British Columbia, Northern California, France, Spain, Greece, Croatia, Siberia, Montenegro, Portugal


More than 1,000 wildfires threatened beaches and neighborhoods in Rome and the port of Ostia in central Italy.


10,000 residents and vacationers were evacuated from beaches and campsites in the Riviera and coastal Southern France.


Forest fires in Siberia grew by 1,000 hectares in one day, now covering a total of 24,000 hectares. Also affected are the regions of Sakhalin, Kamchatka, Buryatia and Krasnoyarsk Regions.


About 20 forest fires are burning across the western Peloponnese in Greece.


Adriatic coastal areas in Croatia and Montenegro are consumed by wildfires as high temps and winds drive torch tens of thousands of acres across Southern Europe.


At least 200 forest fires followed May flooding in central British Columbia, as more than 14,000 people are forced to evacuate.

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Biological Annihilation Described By New Scientific Study

The First Five Global Extinctions Were Natural…This One Is Not.

An irreversible era of mass extinction has begun, according to a new study published in the Proceedings of the National Academy of Sciences. Yes skeptics, extinctions are cyclical. The difference between this: the first five planetary extinctions were natural.

Visit the Extinction Map.

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Invasion of the Borg: Global Warming Driving Bizarre Marine Species Migration

“This is a weird organism man. I don’t have a clue.”
Don Jeske, Alaskan salmon fisherman


Pyrosomes can exist in formations up to forty feet long, but they don’t belong in Alaskan waters.

Millions of weird 6 in long organisms resembling extended thimbles are invading the waters off of southeastern Alaska. Among other problems, these things belong thousands of miles to the south, in warmer waters.

Sometimes referred to as the “Borg of the sea” or sea pickles, the correct name of these organisms is pyrosomes. They are tropical spineless, filter feeding marine animals of the zooid family. Although they appear in cylindrical form up to forty feet long, they are actually colonies of very small individual animals (similar in a way to coral, except that they move). The tubes appear to be gelatinous and move along by taking in water for nutrients at one end and blowing out the waste at the other.

Although the current incursion consists of smaller pyrosome tubes, they can grow up to 40 feet.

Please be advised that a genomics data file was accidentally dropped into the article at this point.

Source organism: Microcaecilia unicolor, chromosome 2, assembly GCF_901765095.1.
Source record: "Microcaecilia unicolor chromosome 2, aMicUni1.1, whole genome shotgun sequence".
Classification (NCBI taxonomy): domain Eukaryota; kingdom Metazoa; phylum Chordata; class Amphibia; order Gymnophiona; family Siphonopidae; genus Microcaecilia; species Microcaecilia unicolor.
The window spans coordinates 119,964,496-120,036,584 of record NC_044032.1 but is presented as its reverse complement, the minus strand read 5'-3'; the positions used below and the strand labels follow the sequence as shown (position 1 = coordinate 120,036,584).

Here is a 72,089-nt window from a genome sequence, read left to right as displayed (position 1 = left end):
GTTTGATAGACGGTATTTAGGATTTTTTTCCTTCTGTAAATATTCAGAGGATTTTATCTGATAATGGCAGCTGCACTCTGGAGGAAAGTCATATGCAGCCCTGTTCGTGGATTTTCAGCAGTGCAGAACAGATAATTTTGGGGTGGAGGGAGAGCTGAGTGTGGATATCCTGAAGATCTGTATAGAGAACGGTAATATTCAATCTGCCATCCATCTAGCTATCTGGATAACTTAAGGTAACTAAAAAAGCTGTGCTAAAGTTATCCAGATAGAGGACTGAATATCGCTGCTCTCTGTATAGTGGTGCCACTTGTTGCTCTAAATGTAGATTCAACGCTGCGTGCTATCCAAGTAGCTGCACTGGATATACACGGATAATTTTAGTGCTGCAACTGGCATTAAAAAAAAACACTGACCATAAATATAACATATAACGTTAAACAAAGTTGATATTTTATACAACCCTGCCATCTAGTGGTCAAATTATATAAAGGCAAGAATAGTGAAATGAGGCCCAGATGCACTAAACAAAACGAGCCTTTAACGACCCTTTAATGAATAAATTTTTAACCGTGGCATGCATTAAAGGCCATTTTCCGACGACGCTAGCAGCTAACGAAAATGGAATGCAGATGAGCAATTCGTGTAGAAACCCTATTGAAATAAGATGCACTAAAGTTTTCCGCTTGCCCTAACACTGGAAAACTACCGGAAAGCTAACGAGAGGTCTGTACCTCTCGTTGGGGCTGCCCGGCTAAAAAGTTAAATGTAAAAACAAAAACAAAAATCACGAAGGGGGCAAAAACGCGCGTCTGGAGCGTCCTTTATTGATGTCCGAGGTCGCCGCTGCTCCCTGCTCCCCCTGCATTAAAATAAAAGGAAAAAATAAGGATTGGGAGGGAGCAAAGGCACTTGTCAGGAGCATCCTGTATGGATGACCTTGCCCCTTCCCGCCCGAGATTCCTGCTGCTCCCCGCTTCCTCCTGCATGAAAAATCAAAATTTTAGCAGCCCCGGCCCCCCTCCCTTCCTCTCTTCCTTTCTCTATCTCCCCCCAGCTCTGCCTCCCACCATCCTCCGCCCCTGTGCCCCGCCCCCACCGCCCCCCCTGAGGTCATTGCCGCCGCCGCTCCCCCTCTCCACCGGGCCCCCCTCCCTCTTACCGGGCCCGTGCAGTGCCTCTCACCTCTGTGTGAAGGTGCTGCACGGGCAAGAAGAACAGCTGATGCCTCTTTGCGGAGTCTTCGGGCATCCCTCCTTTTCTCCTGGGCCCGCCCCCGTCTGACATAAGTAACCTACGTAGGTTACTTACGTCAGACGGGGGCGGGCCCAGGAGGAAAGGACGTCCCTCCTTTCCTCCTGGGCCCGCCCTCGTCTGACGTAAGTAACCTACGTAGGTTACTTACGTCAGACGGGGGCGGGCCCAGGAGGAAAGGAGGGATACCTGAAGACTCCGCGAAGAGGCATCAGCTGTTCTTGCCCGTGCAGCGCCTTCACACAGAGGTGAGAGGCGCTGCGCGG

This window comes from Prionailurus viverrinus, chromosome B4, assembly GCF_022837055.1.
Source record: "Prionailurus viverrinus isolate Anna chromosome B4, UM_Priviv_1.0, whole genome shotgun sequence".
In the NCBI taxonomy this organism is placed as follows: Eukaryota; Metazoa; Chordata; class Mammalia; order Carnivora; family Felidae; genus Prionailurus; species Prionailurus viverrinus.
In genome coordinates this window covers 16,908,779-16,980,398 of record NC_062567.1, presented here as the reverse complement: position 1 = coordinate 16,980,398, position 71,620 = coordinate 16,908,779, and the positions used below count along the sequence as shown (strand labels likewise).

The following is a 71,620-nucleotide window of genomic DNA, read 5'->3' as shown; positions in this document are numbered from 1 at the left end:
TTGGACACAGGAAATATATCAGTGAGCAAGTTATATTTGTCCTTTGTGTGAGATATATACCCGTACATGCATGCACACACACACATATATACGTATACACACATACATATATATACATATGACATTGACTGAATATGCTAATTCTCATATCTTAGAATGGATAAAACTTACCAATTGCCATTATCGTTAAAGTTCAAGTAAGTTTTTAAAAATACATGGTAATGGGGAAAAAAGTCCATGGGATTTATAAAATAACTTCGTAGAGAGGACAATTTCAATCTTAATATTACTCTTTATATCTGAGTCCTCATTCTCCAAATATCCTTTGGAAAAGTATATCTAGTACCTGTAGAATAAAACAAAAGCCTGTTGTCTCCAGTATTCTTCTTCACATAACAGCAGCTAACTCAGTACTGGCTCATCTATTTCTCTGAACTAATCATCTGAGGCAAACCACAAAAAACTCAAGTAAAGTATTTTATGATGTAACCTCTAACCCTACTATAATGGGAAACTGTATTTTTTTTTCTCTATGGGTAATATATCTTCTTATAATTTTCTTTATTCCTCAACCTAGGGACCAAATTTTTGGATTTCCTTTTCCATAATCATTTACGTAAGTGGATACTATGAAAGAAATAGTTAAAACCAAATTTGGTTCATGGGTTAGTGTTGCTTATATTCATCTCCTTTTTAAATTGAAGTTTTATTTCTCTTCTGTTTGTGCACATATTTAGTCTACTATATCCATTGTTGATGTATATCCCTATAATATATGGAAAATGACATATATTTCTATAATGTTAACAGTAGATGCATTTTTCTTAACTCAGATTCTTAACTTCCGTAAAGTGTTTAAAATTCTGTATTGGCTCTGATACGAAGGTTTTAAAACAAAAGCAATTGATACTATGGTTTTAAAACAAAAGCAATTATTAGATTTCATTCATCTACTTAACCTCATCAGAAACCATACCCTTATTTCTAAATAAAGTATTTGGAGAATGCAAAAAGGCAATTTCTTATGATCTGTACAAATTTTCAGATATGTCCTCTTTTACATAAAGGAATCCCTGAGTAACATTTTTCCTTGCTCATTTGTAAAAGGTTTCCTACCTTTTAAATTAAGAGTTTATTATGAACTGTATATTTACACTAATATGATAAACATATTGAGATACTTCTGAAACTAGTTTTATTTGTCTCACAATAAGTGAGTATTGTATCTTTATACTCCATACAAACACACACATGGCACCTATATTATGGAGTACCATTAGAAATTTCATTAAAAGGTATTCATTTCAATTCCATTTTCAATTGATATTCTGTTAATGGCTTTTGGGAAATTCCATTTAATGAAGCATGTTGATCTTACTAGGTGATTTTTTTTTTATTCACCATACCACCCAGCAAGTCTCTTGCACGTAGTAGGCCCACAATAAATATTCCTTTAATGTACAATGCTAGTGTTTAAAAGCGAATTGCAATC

Pyrosome range has normally been in the warm waters of the Equator up until now.  Not only have they invaded the waters off southeast Alaska, but they are also washing ashore in huge masses on the coasts of Oregon and Washington.

These little monsters are yet another species moving inexorably toward the poles as ocean waters warm. The effects will be interesting for all to see!

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As Tengger Desert Encroaches, China Resettles New “Ecological Migrants”

Not far from Beijing, China’s worst drought on record marks radically changing weather patterns

Global warming is driving the desertification of northern China at an annual rate of approximately 1,300 sq mi per year. Based on the most recent research, China is now about 20% desert, with 21,000 square miles more arid wasteland that it did 40 years ago. According to satellite data, the Tengger is slowly merging with two other deserts in the north, which will result in a vast mega desert. The extended drought in the area is expected to worsen as global warming takes its toll.

The most compelling manifestation of the changing climate are the sand storms that sweep through the region beginning in the spring. As they move east, the clouds of displaced soil and dust regularly blacken the skies of Beijing. They have begun moving east into Korea, Japan and the Western US. Life in the region, always difficult, may become impossible in the foreseeable future.

This catastrophe, along with the desertification of part of Africa, the American West, Southern Europe, Spain, Australia, and South America, is generating the beginning of the predicted climate refugee epidemic that has long been predicted. China has already resettled hundreds of thousands, with mixed results. Along with the refugees will come resource wars.

Not even the massive resources and resolve of the Chinese government to implement large scale social and topographical engineering feats can prevent this onslaught.

The leading edge of the Tengger desert is about 200 miles from Beijing. For now.